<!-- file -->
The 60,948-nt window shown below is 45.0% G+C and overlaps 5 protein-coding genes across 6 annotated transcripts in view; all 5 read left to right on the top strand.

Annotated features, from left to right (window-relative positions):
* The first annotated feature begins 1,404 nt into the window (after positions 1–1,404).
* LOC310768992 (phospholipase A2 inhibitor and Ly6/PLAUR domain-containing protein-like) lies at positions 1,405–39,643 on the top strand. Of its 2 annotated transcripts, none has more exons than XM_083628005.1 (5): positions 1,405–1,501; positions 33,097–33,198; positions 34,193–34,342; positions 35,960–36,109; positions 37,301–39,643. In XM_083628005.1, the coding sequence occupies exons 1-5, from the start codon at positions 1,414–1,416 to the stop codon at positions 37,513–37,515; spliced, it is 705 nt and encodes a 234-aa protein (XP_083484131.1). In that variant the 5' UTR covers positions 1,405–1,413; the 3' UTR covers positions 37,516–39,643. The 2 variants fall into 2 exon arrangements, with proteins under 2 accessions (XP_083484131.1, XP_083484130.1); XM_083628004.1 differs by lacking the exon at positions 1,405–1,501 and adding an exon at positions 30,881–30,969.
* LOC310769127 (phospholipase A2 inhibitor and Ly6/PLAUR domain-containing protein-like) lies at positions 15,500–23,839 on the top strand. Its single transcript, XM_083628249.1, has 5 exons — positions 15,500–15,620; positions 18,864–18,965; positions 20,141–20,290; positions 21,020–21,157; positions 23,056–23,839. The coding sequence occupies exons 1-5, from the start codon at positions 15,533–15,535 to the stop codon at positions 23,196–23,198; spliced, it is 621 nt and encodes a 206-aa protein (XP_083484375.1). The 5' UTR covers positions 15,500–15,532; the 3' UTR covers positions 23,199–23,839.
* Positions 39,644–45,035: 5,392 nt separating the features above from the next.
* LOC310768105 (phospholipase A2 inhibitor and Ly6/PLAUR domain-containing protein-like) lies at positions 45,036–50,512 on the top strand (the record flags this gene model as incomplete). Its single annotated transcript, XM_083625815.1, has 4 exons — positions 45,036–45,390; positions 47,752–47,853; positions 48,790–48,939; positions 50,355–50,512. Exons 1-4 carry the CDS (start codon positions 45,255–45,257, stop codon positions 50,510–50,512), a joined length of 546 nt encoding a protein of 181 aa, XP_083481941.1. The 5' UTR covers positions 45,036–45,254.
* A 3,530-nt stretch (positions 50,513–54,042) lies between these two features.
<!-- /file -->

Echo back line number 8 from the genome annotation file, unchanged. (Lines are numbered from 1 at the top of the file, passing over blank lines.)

* A 3,530-nt stretch (positions 50,513–54,042) lies between these two features.